Let me just start by saying that I have never had any dealings with Janet Yellen, nor do I know anyone who has. My conclusions, therefore, are based on her philosophies more than anything else. It is one’s viewpoints that, to me, trump all other considerations when it comes to deciding who should run the Fed. Past mistakes in our economic history can often be traced to the fact that many people make their decisions based on comfort levels, not necessary change. Janet is comfortable to the 1% crowd.
Janet may be the funniest and smartest woman in town. She may be able to rapid-fire facts and figures in a way that would make a Jeopardy champion envious. She may even be able to bake chocolate chip cookies that would rival Hillary Clinton’s, but that can’t make up for her underlying philosophical beliefs. Janet Yellen is a Keynesian.Read More
George Will has noted, the curious journalistic acceptance of the Fed’s increased powers “…semantic infiltration of journalism by language that ratifies the Fed’s increasingly grandiose role. A Financial Times column on Yellen, now Bernanke’s presumptive successor, described her as “poised to take the tiller of the US economy.” Oh? The economy has a tiller? And with it the Fed chairman can steer the economy? Who knew?” Free markets with tillers. Interesting concept, and it has been cleverly and stealthily slipped passed the goal line.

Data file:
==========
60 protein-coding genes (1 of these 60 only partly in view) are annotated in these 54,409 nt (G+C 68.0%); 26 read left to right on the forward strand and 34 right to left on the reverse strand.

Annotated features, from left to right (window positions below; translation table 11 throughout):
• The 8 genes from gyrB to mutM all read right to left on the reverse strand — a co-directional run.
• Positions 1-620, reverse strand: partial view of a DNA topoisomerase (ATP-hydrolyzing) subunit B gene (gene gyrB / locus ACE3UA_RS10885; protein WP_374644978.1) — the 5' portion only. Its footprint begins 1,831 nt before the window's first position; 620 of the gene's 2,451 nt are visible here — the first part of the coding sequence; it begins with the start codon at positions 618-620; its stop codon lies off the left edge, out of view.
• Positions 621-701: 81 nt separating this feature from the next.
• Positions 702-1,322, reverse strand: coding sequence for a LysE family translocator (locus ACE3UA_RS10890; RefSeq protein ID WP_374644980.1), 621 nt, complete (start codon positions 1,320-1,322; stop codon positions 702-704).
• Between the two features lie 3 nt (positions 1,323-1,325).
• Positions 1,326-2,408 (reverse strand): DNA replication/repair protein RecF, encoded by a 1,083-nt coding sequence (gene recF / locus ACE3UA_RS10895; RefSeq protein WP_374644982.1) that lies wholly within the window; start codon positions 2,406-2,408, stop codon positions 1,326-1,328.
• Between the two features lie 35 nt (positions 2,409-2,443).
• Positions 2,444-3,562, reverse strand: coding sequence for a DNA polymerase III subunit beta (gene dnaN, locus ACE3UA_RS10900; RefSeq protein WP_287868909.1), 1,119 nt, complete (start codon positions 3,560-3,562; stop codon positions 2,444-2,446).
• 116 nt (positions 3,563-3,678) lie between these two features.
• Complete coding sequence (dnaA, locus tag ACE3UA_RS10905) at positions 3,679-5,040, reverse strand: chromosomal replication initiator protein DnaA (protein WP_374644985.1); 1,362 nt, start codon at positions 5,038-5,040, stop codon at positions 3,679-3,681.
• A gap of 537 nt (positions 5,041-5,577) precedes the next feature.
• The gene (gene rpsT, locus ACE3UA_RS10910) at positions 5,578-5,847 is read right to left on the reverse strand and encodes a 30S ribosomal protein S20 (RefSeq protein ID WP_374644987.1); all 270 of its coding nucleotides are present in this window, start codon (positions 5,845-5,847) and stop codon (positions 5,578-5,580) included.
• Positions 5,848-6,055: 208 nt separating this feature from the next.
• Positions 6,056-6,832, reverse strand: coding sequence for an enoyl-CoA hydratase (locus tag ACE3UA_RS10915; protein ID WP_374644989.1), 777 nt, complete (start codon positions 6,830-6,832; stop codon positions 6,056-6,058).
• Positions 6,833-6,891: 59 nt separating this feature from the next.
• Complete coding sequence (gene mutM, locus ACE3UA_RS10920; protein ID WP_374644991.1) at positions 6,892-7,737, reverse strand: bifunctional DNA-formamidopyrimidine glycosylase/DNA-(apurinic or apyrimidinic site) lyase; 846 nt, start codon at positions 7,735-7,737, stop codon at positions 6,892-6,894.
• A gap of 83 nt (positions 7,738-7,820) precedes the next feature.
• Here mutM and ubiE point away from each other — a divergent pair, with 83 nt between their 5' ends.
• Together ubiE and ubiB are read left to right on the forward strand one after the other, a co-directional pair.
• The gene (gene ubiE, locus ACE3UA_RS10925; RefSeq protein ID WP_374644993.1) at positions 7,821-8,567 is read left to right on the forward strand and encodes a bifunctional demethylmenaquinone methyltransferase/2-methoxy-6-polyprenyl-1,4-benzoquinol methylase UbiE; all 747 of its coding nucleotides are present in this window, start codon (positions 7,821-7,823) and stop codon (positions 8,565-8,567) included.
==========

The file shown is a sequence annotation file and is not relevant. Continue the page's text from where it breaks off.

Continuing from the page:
Nothing in the Fed’s mandate directs the Fed to “tiller” the economy. Its new powers are a result of confiscatory creep. Stock market going up, all good. Gone, or ignored, is any language that encourages savings, defends the value of the dollar, or, as mentioned in its mission statement, provides “moderate” interest rates.Read More